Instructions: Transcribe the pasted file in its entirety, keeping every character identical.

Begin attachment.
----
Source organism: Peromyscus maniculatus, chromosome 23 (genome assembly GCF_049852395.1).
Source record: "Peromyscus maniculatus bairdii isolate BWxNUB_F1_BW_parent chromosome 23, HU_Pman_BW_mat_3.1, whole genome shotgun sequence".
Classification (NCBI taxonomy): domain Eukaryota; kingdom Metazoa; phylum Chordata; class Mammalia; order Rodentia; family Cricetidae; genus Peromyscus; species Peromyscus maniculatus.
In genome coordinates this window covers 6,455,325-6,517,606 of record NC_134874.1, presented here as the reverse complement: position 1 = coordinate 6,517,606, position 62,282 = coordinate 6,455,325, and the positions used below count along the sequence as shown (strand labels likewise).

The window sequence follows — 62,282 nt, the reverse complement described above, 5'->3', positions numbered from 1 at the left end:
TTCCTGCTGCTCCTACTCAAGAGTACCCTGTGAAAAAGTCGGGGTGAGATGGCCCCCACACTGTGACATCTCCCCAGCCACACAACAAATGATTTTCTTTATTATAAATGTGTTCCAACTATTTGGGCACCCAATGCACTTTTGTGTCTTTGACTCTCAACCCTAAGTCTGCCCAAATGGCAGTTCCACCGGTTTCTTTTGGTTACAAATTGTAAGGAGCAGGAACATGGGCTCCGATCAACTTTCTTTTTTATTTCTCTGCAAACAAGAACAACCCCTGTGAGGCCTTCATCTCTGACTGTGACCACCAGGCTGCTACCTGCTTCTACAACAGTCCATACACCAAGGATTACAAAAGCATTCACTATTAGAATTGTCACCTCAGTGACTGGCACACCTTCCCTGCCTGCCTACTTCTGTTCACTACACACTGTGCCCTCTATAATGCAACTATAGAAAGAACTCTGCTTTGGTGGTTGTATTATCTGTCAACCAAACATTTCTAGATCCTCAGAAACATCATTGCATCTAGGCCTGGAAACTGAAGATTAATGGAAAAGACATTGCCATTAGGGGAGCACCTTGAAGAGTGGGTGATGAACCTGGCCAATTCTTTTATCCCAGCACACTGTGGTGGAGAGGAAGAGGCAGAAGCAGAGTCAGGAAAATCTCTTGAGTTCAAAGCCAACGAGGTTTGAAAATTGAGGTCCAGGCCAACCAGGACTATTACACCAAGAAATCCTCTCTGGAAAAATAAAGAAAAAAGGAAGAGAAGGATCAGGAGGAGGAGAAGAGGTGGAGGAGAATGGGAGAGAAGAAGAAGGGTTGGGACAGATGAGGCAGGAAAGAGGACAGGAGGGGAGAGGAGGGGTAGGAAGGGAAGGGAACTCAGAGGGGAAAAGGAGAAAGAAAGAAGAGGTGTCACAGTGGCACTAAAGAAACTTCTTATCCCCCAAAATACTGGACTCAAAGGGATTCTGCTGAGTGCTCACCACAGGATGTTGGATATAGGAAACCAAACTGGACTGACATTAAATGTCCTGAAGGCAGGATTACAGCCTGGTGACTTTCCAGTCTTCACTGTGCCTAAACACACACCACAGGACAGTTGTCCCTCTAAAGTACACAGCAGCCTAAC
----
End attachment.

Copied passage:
Source organism: Peromyscus maniculatus, chromosome 23 (genome assembly GCF_049852395.1).
Source record: "Peromyscus maniculatus bairdii isolate BWxNUB_F1_BW_parent chromosome 23, HU_Pman_BW_mat_3.1, whole genome shotgun sequence".
Classification (NCBI taxonomy): domain Eukaryota; kingdom Metazoa; phylum Chordata; class Mammalia; order Rodentia; family Cricetidae; genus Peromyscus; species Peromyscus maniculatus.
In genome coordinates this window covers 6,455,325-6,517,606 of record NC_134874.1, presented here as the reverse complement: position 1 = coordinate 6,517,606, position 62,282 = coordinate 6,455,325, and the positions used below count along the sequence as shown (strand labels likewise).

The window sequence follows — 62,282 nt, the reverse complement described above, 5'->3', positions numbered from 1 at the left end:
TTCCTGCTGCTCCTACTCAAGAGTACCCTGTGAAAAAGTCGGGGTGAGATGGCCCCCACACTGTGACATCTCCCCAGCCACACAACAAATGATTTTCTTTATTATAAATGTGTTCCAACTATTTGGGCACCCAATGCACTTTTGTGTCTTTGACTCTCAACCCTAAGTCTGCCCAAATGGCAGTTCCACCGGTTTCTTTTGGTTACAAATTGTAAGGAGCAGGAACATGGGCTCCGATCAACTTTCTTTTTTATTTCTCTGCAAACAAGAACAACCCCTGTGAGGCCTTCATCTCTGACTGTGACCACCAGGCTGCTACCTGCTTCTACAACAGTCCATACACCAAGGATTACAAAAGCATTCACTATTAGAATTGTCACCTCAGTGACTGGCACACCTTCCCTGCCTGCCTACTTCTGTTCACTACACACTGTGCCCTCTATAATGCAACTATAGAAAGAACTCTGCTTTGGTGGTTGTATTATCTGTCAACCAAACATTTCTAGATCCTCAGAAACATCATTGCATCTAGGCCTGGAAACTGAAGATTAATGGAAAAGACATTGCCATTAGGGGAGCACCTTGAAGAGTGGGTGATGAACCTGGCCAATTCTTTTATCCCAGCACACTGTGGTGGAGAGGAAGAGGCAGAAGCAGAGTCAGGAAAATCTCTTGAGTTCAAAGCCAACGAGGTTTGAAAATTGAGGTCCAGGCCAACCAGGACTATTACACCAAGAAATCCTCTCTGGAAAAATAAAGAAAAAAGGAAGAGAAGGATCAGGAGGAGGAGAAGAGGTGGAGGAGAATGGGAGAGAAGAAGAAGGGTTGGGACAGATGAGGCAGGAAAGAGGACAGGAGGGGAGAGGAGGGGTAGGAAGGGAAGGGAACTCAGAGGGGAAAAGGAGAAAGAAAGAAGAGGTGTCACAGTGGCACTAAAGAAACTTCTTATCCCCCAAAATACTGGACTCAAAGGGATTCTGCTGAGTGCTCACCACAGGATGTTGGATATAGGAAACCAAACTGGACTGACATTAAATGTCCTGAAGGCAGGATTACAGCCTGGTGACTTTCCAGTCTTCACTGTGCCTAAACACACACCACAGGACAGTTGTCCCTCTAAAGTACACAGCAGCCTAAC